Gov. Baker says trick-or-treating can be safer than 'thousands of indoor Halloween parties.'
SALEM, Mass. — There have been plenty of holidays and events canceled this year because of the pandemic — but trick-or-treating won't be among them.
Gov. Charlie Baker, visiting Halloween central, said there would be no state mandates related to the spooky holiday.
"We're going to put out plenty of guidance ... But we're going to expect people to make decisions on their own at the local level," he said. "The reason we're not canceling Halloween is because that would have turned into thousands of indoor Halloween parties, which would have been a heck of a lot worse for public safety and for the spread of the virus than outdoor organized and supervised trick-or-treating."
The governor said there were some very simple things that can be done to safely manage children and participants in trick-or-treating, and there's always the option to opt out. The U.S. Centers for Disease Control has posted guidance to help ghouls and ghosts to remain infection free.
Berkshire communities are determining how they will deal with door-to-door to distribution of candy. North Adams is holding trick-or-treat and issued a list of cautions; some towns are considering a central outdoor location or limiting hours.
Crowds are still expected to descend on Salem this month despite that fact there has been no marketing. Mayor Kim Driscoll told the Salem News on Monday that it was busier than she would haved liked during the novel coronavirus.
"There's no question there will be people in Salem in October, it's like the swallows going home to Capistrano," said the governor. "But the work that the mayor and her team have done to establish a culture here of wearing masks and social distancing and recognizing and understanding the issues associated with this is pretty powerful."
Baker on Tuesday was in the city with lt. Gov. Karyn Polito and Secretary of Transportation Stephanie Pollack for announcements of Shared Streets & Spaces grant. Salem has received two grants through the $10 million program, which has attracted more than 300 applications and funded more than 100 projects to improve pedestrian spaces and outdoor dining.
Driscoll said there was no question of celebrating Halloween in Salem — "we're purists" — and that the city is considering working the Board of Health to develop guidelines. There will be families and plenty of tourists making decisions on how they will participate, she said. "We're hopeful we can provide guidance without putting any mandates in place."
The city has put effort into developing a mask ambassador program, which has local volunteers downtown to gently remind people of the need to mask, how to properly wear one and to pass them out to those who need them. These numbers are tracked to give the city an idea of compliance as part of creating a culture of wearing masks.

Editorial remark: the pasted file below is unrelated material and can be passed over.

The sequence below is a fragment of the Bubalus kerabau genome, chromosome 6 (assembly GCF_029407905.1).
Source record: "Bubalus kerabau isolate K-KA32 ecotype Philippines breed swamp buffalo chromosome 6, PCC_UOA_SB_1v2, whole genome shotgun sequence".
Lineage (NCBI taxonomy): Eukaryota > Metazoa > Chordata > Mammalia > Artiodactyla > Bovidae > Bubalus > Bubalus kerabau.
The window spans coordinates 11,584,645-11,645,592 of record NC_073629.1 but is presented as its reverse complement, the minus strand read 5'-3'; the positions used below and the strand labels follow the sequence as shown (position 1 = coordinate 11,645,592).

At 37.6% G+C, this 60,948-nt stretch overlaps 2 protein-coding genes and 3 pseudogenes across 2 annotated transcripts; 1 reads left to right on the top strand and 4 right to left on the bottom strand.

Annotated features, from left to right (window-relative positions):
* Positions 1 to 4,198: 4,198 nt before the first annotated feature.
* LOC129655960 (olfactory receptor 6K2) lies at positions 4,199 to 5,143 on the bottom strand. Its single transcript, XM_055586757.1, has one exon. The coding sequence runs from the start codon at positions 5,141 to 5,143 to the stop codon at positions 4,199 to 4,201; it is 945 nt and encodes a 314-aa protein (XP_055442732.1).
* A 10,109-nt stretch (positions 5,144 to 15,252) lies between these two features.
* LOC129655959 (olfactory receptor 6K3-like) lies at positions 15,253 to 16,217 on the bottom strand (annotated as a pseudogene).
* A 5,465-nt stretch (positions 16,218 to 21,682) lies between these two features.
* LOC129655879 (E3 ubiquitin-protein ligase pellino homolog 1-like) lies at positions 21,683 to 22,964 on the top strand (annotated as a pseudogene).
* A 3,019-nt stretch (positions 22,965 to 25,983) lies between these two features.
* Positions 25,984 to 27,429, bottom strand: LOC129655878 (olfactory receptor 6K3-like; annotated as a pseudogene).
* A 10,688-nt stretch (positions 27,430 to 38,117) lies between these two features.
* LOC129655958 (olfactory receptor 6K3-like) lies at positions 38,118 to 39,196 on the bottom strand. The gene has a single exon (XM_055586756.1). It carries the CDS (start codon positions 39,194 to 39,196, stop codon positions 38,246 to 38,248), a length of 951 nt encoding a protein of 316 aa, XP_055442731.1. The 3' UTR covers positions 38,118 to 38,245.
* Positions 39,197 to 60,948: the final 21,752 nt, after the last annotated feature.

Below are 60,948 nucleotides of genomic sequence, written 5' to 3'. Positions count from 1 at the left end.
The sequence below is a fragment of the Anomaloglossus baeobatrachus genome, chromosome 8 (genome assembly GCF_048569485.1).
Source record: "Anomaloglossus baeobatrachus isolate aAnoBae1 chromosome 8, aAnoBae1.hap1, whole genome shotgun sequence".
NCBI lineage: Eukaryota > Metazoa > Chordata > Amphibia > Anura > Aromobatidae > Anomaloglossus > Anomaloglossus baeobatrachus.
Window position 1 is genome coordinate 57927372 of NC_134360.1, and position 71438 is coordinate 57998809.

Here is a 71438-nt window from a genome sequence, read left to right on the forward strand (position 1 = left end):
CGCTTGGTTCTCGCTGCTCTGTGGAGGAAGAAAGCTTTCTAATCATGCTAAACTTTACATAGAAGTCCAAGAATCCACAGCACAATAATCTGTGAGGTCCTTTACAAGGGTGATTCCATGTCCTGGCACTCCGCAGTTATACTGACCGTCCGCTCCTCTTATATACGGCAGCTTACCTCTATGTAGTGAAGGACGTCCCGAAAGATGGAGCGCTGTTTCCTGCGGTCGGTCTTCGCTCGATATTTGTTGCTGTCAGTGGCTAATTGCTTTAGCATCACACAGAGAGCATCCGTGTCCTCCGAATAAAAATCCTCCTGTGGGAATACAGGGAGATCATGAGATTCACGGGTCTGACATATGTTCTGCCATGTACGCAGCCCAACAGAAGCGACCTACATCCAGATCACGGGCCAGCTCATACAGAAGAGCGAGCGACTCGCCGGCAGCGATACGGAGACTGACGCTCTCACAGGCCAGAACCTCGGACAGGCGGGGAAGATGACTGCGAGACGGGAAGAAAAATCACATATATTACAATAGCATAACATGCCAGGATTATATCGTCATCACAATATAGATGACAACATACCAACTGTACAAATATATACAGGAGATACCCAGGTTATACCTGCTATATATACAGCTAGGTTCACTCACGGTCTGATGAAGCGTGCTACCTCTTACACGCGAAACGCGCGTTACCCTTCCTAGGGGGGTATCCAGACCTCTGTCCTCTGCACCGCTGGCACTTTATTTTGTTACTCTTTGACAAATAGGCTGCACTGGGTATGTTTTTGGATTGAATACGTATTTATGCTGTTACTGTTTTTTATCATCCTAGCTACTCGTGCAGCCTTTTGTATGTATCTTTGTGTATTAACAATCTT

"It's not 100 percent, there are folks from out of town for whom wearing masks for them is a political decision and we have folks with health conditions who can't wear masks," Driscoll said. "We're getting 95 percent compliance by educating people with downtown ambassadors, we feel that's working."
Baker described COVID-19 as "a brutal vicious disease" when asked about the president downplayed his own infection after leaving Walter Reed National Military Medical Center on Monday.
"This is a very contagious virus and it can have horrible consequences for people. Period," said the governor. "Part of what creates this sense of 'oh, it's not that bad' is there are many people who will get it and not show any symptoms but they're perfectly capable of giving it to all kinds of people who will be horribly, negatively affected by it. I think all of us in public life, and I would include the president in this category, need to carry the message that while this thing may not be bad for some it can be deadly for others."
Baker noted that the U.S. Centers for Disease Control recommends wearing masks to prevent transmission. He said he and Polito were grateful that the message coming elected officials and leaders at all levels has been the same on masking, social distancing and sanitizing.
"If we are serious about being all in this together, we all need to do the things that stop the spread and that starts with wearing a face covering," the governor said.
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The first public meeting on the master plan was held Wednesday.
PITTSFIELD, Mass. — The city is developing plans to make Pittsfield safer and more accessible to bicycling.
The first public meeting for the Pittsfield Bicycle Facilities Master Plan was held on Wednesday but the plan has been in the works for the last year or two, said City Planner CJ Hoss.
Though Pittsfield has a few areas with bike lanes or shared road lanes, the city would like to take a more progressive approach with simple roadwork projects or more extensive plans in the future to try and take on more ambitious, safer bike facilities.
"There's a need to take a citywide approach," Hoss said.
The overall vision is to create a safe, comfortable, and accessible bicycle network in the to serve people of all ages and abilities. This is broken down into four project goals of safety, accessibility, sense of place and sustainability.
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Much of Berkshire Community College's original establishment is because of the work done by former state Rep. Thomas C. Wojtkowski of Pittsfield, who represented what was then the 5th Berkshire District.
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